Benefits of Soy Food
Benefits of Soy FoodSoybeans and soy foods are definitely good for your health. More than 500 scientific studies to date confirm the disease-fighting potential of soy foods. In fact, we now know that people who consume a diet high in soy have historically had lower incidence of chronic disease - including heart disease- the UK's biggest killer.
Soy and Heart DiseaseSoy foods may help lower the risk of heart disease in two ways. Firstly, they are rich in a group of phytochemical compounds called isoflavones, which may work to reduce the risk of heart disease. Isoflavones are found in significant amounts only in soybeans and soy foods, such as tofu, soymilk, tempeh and textured soy protein. Secondly, Soy foods are not only low in saturated fat and free of cholesterol, but contain proteins, which have been shown to directly lower blood cholesterol, which also potentially reduces the risk of heart disease.
Soy and Cholesterol ReductionScientific studies show that 25 grams of soy protein daily in the diet is needed to show a significant cholesterol-lowering effect. To gain these health benefits, you would need to consume the equivalent of four cups of soymilk daily. This addition of four servings of soy products a day would be expected to decrease LDL cholesterol levels about 5-7 percent.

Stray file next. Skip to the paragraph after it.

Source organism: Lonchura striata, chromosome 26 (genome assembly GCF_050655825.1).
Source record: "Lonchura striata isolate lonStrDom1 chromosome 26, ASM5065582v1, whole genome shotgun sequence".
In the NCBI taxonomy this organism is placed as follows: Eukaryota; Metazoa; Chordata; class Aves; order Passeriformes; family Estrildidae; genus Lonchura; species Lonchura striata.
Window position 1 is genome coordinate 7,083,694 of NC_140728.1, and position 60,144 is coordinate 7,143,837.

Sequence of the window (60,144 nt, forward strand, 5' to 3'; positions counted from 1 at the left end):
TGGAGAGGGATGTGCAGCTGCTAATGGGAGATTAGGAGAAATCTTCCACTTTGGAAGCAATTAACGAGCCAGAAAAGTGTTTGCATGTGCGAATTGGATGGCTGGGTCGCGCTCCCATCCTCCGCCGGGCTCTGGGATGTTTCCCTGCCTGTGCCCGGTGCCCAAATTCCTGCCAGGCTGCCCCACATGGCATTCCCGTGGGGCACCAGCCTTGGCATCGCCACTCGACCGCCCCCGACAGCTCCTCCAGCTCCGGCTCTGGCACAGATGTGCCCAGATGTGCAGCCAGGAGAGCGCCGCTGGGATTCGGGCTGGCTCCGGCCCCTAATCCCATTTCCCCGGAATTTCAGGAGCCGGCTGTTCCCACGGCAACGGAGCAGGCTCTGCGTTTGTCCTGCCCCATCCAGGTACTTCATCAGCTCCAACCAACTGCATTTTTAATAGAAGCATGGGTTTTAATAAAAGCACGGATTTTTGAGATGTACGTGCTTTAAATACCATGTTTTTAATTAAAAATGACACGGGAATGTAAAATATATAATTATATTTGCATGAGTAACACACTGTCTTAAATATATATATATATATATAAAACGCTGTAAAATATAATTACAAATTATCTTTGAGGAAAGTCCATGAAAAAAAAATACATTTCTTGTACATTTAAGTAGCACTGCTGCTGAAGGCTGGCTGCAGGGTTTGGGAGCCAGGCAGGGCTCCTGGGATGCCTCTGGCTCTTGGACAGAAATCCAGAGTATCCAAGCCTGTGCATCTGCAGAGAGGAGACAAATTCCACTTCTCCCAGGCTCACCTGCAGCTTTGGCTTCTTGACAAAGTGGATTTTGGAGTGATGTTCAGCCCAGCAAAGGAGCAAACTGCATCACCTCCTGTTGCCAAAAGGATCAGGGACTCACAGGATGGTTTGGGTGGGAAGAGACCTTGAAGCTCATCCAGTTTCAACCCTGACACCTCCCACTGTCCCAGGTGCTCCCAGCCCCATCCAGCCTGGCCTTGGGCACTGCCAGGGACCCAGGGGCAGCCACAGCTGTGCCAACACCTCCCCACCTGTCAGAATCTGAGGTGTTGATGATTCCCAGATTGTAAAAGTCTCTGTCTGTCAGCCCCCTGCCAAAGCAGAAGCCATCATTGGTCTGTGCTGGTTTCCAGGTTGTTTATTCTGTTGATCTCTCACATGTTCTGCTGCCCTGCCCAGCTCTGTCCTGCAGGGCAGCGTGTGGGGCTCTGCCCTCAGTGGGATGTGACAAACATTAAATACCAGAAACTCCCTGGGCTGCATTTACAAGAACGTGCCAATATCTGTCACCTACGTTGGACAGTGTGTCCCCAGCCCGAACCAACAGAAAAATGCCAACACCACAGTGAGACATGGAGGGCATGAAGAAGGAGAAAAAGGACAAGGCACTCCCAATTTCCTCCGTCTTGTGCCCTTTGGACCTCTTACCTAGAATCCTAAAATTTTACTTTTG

OsteoporosisOther studies have revealed that soy may play an important role in the prevention and treatment of osteoporosis -a disease that affecting 24 million Americans. Osteoporosis causes the loss of bone mass and strength. It affects both men and women, but is primarily found in post-menopausal women. A study at Division of Nutritional Science, University of Illinois, found that post-menopausal women with high concentrations of soy in their diet had stronger bone health. Other studies have found that bone density increases with the consumption of ipriflavone, (a chemical isolated from soybeans), and bone quality improves. Soy has also shown promising results in the prevention of heart disease, stroke, cancer, and hot flashes during menopause.
Soy and CancerCancer is the UK's number two killer, second only to heart disease. There is a growing body of evidence linking soy foods to cancer prevention. One study, conducted n the USA, found that a molecule produced in the intestine when soy is digested stops a hormone, which can lead to prostate cancer.
While some studies shave shown that soy offers a protective effect against breast cancer, a few studies showed the oestrogen-like effects in isoflavones may be harmful for women with breast cancer. The data on soy and breast cancer are not conclusive, and more work is needed to be done before any dietary recommendations can be made.